We are located across
35+ centres in India.

Locate us for consultation



  • This field is for validation purposes and should be left unchanged.


Latent Autoimmune Diabetes of Adults (LADA)
September 21, 2023

Authors: Dr. V. Mohan, Chairman & Chief Diabetologist | Ms. Umasakthy, Registered Dietitian

Latent autoimmune diabetes of adults (LADA) is a form of diabetes that typically develops in adulthood and shares characteristics with both type 1 and type 2 diabetes.

Unlike classical type 1 diabetes, LADA progresses more slowly, with the body gradually losing its ability to produce insulin. This slow progression can make it difficult to diagnose LADA initially, leading most individuals to be misdiagnosed as type 2 diabetes. GAD Antibodies (GADA) is the most commonly tested antibody.

One key feature of LADA is the presence of autoantibodies in the blood, which indicates an autoimmune response targeting the insulin-producing cells in the pancreas. These autoantibodies are similar to those found in type 1 diabetes but are usually present at lower levels.

People with LADA may initially be able to manage their blood sugar levels without insulin therapy for up to six months after diagnosis. However, as the condition progresses and insulin production declines further, most individuals will eventually require insulin treatment for glycemic control.

The exact causes of LADA are not yet fully understood but probably involve a combination of genetic and environmental factors. Certain genes related to immune function may play a role in susceptibility to developing LADA.

Symptoms of LADA include increased thirst, unexplained weight loss, blurred vision or frequent infections such as yeast infections or urinary tract infections. Numbness or tingling in the hands or feet may occur due to nerve damage caused by prolonged high blood sugar levels.

It’s important not to ignore these symptoms, as early detection and treatment can help manage LADA effectively. If you notice any of these symptoms persisting for an extended period of time, consult a diabetologist for proper diagnosis and seek guidance on managing your condition.

Diagnosis of LADA can sometimes be challenging due to its similarities with other forms of diabetes. However, there are certain tests that can help healthcare professionals differentiate LADA from other types of diabetes. One common test used in the diagnosis of LADA is the measurement of autoantibodies associated with autoimmune diabetes.

These antibodies, such as GAD and IA-2, are often present in individuals with LADA. Detecting these antibodies can provide valuable information for diagnosing this specific form of diabetes. In addition to antibody testing, blood glucose levels and insulin production (c-peptide assay) are also assessed during the diagnostic process. People with LADA ultimately have grossly elevated blood sugar levels and poor c-peptide secretion which gives the clue that it may not be type 2 diabetes.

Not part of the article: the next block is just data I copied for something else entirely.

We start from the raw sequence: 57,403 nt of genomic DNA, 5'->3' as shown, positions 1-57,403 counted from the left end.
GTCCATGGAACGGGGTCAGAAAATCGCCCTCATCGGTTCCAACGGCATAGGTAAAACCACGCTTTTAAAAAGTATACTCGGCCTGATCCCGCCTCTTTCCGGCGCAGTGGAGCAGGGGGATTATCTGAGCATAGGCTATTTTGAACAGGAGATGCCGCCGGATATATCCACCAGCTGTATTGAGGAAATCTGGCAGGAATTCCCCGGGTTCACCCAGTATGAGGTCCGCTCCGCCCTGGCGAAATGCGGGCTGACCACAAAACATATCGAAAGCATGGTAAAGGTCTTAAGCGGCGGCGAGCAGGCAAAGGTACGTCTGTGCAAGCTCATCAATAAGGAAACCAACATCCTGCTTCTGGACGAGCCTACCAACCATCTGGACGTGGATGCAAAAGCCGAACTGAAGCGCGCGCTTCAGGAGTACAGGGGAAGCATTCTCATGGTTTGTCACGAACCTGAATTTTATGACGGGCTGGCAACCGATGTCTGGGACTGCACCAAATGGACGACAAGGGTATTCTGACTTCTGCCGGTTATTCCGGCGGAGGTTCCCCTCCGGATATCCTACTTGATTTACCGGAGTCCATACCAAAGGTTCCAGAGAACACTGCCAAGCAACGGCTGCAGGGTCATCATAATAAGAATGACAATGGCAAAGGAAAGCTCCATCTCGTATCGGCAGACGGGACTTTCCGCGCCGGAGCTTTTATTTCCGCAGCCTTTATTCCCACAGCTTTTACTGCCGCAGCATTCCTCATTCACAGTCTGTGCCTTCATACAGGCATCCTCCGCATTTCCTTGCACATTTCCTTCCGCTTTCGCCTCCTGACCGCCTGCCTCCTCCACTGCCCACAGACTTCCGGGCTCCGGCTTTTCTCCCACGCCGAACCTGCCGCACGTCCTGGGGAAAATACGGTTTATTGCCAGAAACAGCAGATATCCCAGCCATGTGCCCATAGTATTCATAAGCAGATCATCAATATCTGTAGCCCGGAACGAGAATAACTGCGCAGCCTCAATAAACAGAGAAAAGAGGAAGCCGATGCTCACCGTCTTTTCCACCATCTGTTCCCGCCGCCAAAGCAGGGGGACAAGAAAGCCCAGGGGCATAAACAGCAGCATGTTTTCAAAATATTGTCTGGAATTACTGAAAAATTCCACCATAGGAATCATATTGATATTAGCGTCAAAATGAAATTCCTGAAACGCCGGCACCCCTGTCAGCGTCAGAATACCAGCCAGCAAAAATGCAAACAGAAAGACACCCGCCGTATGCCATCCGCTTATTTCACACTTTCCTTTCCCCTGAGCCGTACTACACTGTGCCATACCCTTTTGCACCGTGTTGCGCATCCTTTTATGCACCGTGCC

Treatment options for LADA may vary depending on the individual and their specific needs. Since LADA is a form of diabetes that initially does not require insulin for glycemic control, they may be successfully treated with oral medications for a few months but soon need insulin for control.

Close monitoring of blood sugar levels through self-monitoring at home or continuous glucose monitoring or regular check-ups with healthcare providers is crucial in managing LADA effectively. Regular follow-up visits with a diabetes specialist can help ensure appropriate adjustments are made to treatment plans as needed. It’s important for individuals diagnosed with LADA to work closely with their healthcare team to determine the best course of action based on their unique circumstances. Treatment options should always be tailored to meet the specific needs of each individual living with this condition.

Prevention strategies for LADA are currently unknown since the exact cause remains unclear.

Remember that managing LADA requires comprehensive care involving:

  • Regular monitoring
  • Regular appointments with the diabetologists/ diabetes center
  • Dietary modifications
  • Physical activity
  • Education about self-care strategies
  • Insulin as needed
  • Screening for complications of diabetes


Dr. Mohan’s Diabetes Specialities Centres at Chennai, Bangalore and Hyderabad  was awarded “Service Excellence in Diabetology – South” award by the Times of India Survey 2020-2021 conducted by AVANCE. Chennai      Hyderabad Bangalore We are proud to announce that we have been selected as India’s No.1 Diabetes Hospital (in Private sector) by THE WEEK …

Read More

Neonatal Diabetes Mellitus We all have heard of diabetes occurring in children. The usual type of diabetes which occurs in children and adolescence is, what is called as ‘Type 1 diabetes’, previously called as ‘Insulin dependent diabetes mellitus’ or ‘IDDM’. Children with type 1 diabetes have an acute onset of the condition and rapidly become …

Read More

When citing the dangers of Type 2 diabetes, doctors usually focus on life-threatening…

Read More

Smoking can accelerate the onset of diabetes related complications…

Read More

Diabetes increase mortality in people with cancer…

Read More

A diabetes person’s diet need not be a complete deviation from the normal diet.

Read More

At Dr.Mohans we are dedicated to support you in all your requirements during your patient journey

  • This field is for validation purposes and should be left unchanged.

Call Now